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Comment Re: License Plates and registrations ... (Score 2, Interesting) 223

Except a lot of the drone issues aren't criminals. The issues are inexperienced citizens doing stupid things. Telling people they need to register, and possibly need to read a pamphlet or take a test gets a fair bit more information out into the public, and hopefully stops at least one science teacher from dropping a drone on a crowd at the US Open, or flying it around airports.

Comment Re:Flipped Classrooms (Score 4, Insightful) 307

Not everyone wants to be a leader. I say this as an introvert who has taken on leadership roles. I appreciate that some people are awesome at being top-notch individual contributors, and teachers who try to shoe-horn kids into extrovert styles are doing those students a disservice. Frankly, it's way more common that teachers are extroverts, so they're trying to make their students act like extroverts too.

Comment Re:Vehicle Weight (Score 1) 837

As tepples mentioned, the road wear goes up exponentially, which is why the discussion of fuel taxes and hybrid drivers is so frustrating. Automobiles have a very limited impact on roads compared to heavy, loaded, tractor trailers. According to this GAO report ( a fully loaded tractor trailer does ~9,600 times the damage to roads that a car does. An average driver does ~15k miles per year and gets 25 mpg. Using the Michigan gas tax, that car would pay about $110/year in gas tax which is supposed to support the roads. If we're interested in assigning fees based on road wear and impact, that truck needs to pay over $1M. It's a regressive tax that has general drivers subsidizing business use of the roads. I know we need goods, but if we forced businesses to assume the cost to move their goods, they may get a lot better at distributing goods more efficiently (trains, boats, etc.)

Comment Re:Spike and pesticide correllation (Score 1) 220

"Environmentally friendly" doesn't mean, "can't be bad for certain elements of the environment". Sure, maybe today's pesticides to kill off predatory birds, but removing the "kill predatory bird" chemical doesn't imply that "kill the bees" isn't present in today's pesticides.

Comment Re:Paranoia (Score 3, Insightful) 152

It's better to ask these questions now, before we do have things to hide, like ebanking info. It's been considered that chip-and-pin would eventually push the liability for lost funds onto the consumer on the assumption that the consumer was negligent in losing his PIN. Bitcoin is another example of a thing that if you lose it, it's gone. It's not mainstream now, but I have heard of the Canadian mint experimenting with encrypted digital copies of it's currency (to allow electronic transactions, but ostensibly to make sure the Canadian government is notified of transactions so they can take a tax cut). It's conceivable you would have little to no recourse in recovering these funds. It's better to have the tools before we need them.

Comment Re:Yep, they were... (Score 1) 369

Companies tend to do way better when their intent isn't to screw customers. Steve Jobs was a delusional, but he believed locking down the software and forcing it to only work on Apple hardware provided the best user experience for the customer. That works out well for the company making the hardware, but the company didn't look for the money first and implement the product second. Keurig saw companies making money by lock-in and thought that lock-in was what it needed to do. Instead, it needed to make the best coffee pods. It needed to make them so much better that customers wouldn't want to use other coffee pods. If that involved lock-in, customers would have been fine with it. As it happens, the secret isn't the pods, it's the coffee, and lots of other people know that too, so lock-in wasn't ever a viable option, unless your goal was to piss off your customers.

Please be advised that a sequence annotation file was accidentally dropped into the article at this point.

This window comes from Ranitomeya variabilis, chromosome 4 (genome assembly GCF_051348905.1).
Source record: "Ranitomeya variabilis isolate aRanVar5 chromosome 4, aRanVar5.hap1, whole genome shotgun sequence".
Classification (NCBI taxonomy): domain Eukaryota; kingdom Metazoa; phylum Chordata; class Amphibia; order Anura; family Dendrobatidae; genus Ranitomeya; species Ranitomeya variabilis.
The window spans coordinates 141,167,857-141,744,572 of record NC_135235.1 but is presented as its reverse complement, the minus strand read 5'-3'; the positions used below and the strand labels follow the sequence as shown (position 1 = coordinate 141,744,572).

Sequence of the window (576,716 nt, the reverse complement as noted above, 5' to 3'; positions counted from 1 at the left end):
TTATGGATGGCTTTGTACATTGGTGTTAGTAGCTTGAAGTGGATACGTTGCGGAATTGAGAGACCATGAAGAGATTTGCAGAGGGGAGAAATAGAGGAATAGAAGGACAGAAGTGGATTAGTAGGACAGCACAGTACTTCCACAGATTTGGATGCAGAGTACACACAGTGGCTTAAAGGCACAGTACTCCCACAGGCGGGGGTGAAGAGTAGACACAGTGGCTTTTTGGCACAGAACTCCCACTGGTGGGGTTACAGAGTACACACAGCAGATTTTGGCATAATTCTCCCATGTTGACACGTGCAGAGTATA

Start making products people want, and they'll be happy to be locked-in with you.

Comment Re:Finally, a decent April Fool's Day article from (Score 4, Insightful) 187

Amazon does ridiculous stuff like this regularly. Free shipping for Prime members was a crazy idea when it was first introduced. Now several companies have copied their prime model. I don't think these buttons are the end-game. They may be a wedge/marketing gimic that gets people to start buying household products from Amazon. I buy laundry detergent locally because I usually don't think about it until I'm almost out. Having a button staring me in the face reminds me 1) that Amazon sells it, and 2) that I might want to think about it a few days in advance on needing it. Once I get that habit, it won't be a stretch to get rid of the buttons and simply have a phone app that lets me easily order non-perishables.

Alternately, Amazon is hoping the price for these buttons becomes negligible as "Internet of Things" chips ramp up. Either way, homeowners buying name brand products through Amazon without even thinking about the price, is good for Amazon.

Comment Re:Thanks Obama (Score 1) 223

It's an anachronism of the early concerns of the US founders. They wanted to balance the interests of the more populated colonies/states with the interests of the less populated colonies/states. So they setup the house that is strictly based on the proportion of population to "represent the will of the people, and the Senate which has 2 votes per state regardless of population to ensure smaller states aren't drowned out in this republic. They never foresaw the effects of gerrymandering on the House. It's the downside of being the first modern democracy, we had to work some kinks out. I think there is value in discussing proportional representation, but the existing interests would never let that happen.